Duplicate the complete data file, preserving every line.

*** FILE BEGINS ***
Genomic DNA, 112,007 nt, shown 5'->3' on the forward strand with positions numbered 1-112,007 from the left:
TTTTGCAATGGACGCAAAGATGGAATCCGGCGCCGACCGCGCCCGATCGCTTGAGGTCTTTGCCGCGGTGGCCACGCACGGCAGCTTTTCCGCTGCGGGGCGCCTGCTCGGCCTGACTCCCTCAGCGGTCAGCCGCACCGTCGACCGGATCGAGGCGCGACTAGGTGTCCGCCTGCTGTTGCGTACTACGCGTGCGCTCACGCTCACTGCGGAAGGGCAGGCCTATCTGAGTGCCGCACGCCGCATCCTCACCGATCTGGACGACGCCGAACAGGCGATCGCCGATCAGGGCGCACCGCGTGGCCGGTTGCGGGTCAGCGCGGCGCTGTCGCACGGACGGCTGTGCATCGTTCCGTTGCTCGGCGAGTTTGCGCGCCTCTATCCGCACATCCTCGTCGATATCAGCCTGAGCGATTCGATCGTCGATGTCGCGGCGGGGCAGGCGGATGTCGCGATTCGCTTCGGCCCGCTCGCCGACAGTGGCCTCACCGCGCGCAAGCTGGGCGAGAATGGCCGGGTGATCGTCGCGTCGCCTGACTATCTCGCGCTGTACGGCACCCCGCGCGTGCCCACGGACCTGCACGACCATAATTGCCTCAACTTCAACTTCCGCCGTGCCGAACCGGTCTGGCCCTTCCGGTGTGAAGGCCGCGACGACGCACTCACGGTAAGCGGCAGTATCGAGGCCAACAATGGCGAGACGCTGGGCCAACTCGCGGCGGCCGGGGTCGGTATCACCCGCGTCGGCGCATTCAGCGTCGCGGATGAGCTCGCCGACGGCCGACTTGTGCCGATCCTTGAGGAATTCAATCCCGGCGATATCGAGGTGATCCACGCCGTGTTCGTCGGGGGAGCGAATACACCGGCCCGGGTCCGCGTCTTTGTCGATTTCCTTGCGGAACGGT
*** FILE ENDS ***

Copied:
Genomic DNA, 112,007 nt, shown 5'->3' on the forward strand with positions numbered 1-112,007 from the left:
TTTTGCAATGGACGCAAAGATGGAATCCGGCGCCGACCGCGCCCGATCGCTTGAGGTCTTTGCCGCGGTGGCCACGCACGGCAGCTTTTCCGCTGCGGGGCGCCTGCTCGGCCTGACTCCCTCAGCGGTCAGCCGCACCGTCGACCGGATCGAGGCGCGACTAGGTGTCCGCCTGCTGTTGCGTACTACGCGTGCGCTCACGCTCACTGCGGAAGGGCAGGCCTATCTGAGTGCCGCACGCCGCATCCTCACCGATCTGGACGACGCCGAACAGGCGATCGCCGATCAGGGCGCACCGCGTGGCCGGTTGCGGGTCAGCGCGGCGCTGTCGCACGGACGGCTGTGCATCGTTCCGTTGCTCGGCGAGTTTGCGCGCCTCTATCCGCACATCCTCGTCGATATCAGCCTGAGCGATTCGATCGTCGATGTCGCGGCGGGGCAGGCGGATGTCGCGATTCGCTTCGGCCCGCTCGCCGACAGTGGCCTCACCGCGCGCAAGCTGGGCGAGAATGGCCGGGTGATCGTCGCGTCGCCTGACTATCTCGCGCTGTACGGCACCCCGCGCGTGCCCACGGACCTGCACGACCATAATTGCCTCAACTTCAACTTCCGCCGTGCCGAACCGGTCTGGCCCTTCCGGTGTGAAGGCCGCGACGACGCACTCACGGTAAGCGGCAGTATCGAGGCCAACAATGGCGAGACGCTGGGCCAACTCGCGGCGGCCGGGGTCGGTATCACCCGCGTCGGCGCATTCAGCGTCGCGGATGAGCTCGCCGACGGCCGACTTGTGCCGATCCTTGAGGAATTCAATCCCGGCGATATCGAGGTGATCCACGCCGTGTTCGTCGGGGGAGCGAATACACCGGCCCGGGTCCGCGTCTTTGTCGATTTCCTTGCGGAACGGT